Good luck!


I have washboard abs. They are just hidden under 50#s of laundry.
Aug 04 2011, 3:48 pm - Replied by: travelfables

I have the Cover Florida plan with Blue Cross. And I a few years back was a healthy full-time RVer. The plan came in handy when I had to have a tumor removed (better now).

It was a high-deductible policy, but having that card was like saying "Bruno sent me". It was the password to get me in the door (the first thing asked for every-time).
The hospital had contract-deals with the insurance company that help reduce the bill (which helped alot), even though I went over my deductible a couple of grand and the insurance company found some way out of paying that part. In a proper revolution, the entire lot of modern insurance companies (and their pets in Washington) need to be thrown into a wood-chipper and fed to the pigs.
But in the mean time, due to the huge scams our nation's congressional- criminals love to perpetuate, I'll just have to deal with Bruno; So , I can get in the door when I need health-care.
Aug 04 2011, 4:56 pm - Replied by: LiveWorkDream

"Bruno Sent Me..."

I love it, that's funny. Tumors are not. I'm glad you're OK now.

Sheeeeyet. We are biting the bullet and keeping it, our pants have been thoroughly scared off so we're putting them back on and doing the only logical thing we can do.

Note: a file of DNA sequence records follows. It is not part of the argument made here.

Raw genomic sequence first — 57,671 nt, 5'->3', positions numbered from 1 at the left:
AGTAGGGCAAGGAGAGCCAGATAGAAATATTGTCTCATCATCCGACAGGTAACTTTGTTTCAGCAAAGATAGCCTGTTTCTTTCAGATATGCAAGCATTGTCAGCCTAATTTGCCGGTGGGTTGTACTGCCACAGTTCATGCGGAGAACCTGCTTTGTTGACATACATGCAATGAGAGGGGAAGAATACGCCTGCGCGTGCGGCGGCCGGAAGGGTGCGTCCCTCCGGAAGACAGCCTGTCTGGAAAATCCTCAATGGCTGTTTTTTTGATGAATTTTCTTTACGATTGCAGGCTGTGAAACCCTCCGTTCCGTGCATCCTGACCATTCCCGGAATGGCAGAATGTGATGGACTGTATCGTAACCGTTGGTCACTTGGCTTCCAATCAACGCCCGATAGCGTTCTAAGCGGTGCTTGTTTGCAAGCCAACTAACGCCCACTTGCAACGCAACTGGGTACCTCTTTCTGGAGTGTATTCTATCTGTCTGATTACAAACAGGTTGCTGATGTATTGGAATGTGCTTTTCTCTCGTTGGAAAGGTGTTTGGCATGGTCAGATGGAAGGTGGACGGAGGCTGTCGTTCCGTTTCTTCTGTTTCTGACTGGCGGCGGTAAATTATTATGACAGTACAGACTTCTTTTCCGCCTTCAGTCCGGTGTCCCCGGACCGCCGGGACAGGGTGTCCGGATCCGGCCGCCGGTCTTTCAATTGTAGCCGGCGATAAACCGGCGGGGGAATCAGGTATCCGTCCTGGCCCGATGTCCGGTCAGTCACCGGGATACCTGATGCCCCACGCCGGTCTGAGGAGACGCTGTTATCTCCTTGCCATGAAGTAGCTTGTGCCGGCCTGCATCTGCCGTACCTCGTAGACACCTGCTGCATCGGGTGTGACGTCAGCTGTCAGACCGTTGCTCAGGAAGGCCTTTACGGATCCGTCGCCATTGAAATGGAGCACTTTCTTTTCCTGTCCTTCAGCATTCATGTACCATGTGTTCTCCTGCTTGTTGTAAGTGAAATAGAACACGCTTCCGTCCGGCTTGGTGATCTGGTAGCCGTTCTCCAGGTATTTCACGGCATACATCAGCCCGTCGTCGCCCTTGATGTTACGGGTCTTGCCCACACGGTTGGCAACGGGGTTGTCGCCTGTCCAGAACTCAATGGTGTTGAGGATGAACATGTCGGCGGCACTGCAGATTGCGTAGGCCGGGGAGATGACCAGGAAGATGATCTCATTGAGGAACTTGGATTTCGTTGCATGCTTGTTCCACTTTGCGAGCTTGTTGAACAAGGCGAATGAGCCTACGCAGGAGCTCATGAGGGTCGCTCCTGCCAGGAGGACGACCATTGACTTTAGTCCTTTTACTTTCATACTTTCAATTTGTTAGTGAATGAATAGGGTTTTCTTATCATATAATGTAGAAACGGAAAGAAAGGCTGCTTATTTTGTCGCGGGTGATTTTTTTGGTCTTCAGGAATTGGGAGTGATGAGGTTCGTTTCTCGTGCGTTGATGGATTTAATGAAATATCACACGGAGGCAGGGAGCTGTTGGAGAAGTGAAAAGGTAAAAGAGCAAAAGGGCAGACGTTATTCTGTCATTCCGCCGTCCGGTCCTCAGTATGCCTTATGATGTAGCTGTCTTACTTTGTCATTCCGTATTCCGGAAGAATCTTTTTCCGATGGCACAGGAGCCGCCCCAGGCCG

I agree....to the wood chipper!

Working and Living Our Dream Life
Aug 05 2011, 4:30 am - Replied by: AstraeaLunaAvani

If I may chime in (not an RVer yet, but have been without insurance for 3 years due to a layoff and not having enough money)...isn't it cheaper to go without, even if you DO have to go to the doctor? When I lost my job and was unable to pay insurance, I had no choice but to go without. If I had kept it, paying it all out of pocket, I would have spent $14,400 over the last 3 years. I figure if something happens, it probably won't cost as much as I would have already spent.

And also, I don't know if this is true but this is what I've heard...if you can't afford to pay your medical bills, as long as you send them SOMETHING, even if it's $5 a month, they can't do anything about it. And if I'm not mistaken, they can't confiscate your vehicles or house (in this case your RV) because it's unrelated. Unlike if you get a DWI and don't pay your fines, they can take your car because that was directly related to your offense. Does anyone know if this is correct?
Aug 05 2011, 4:38 am - Replied by: hitek_homeless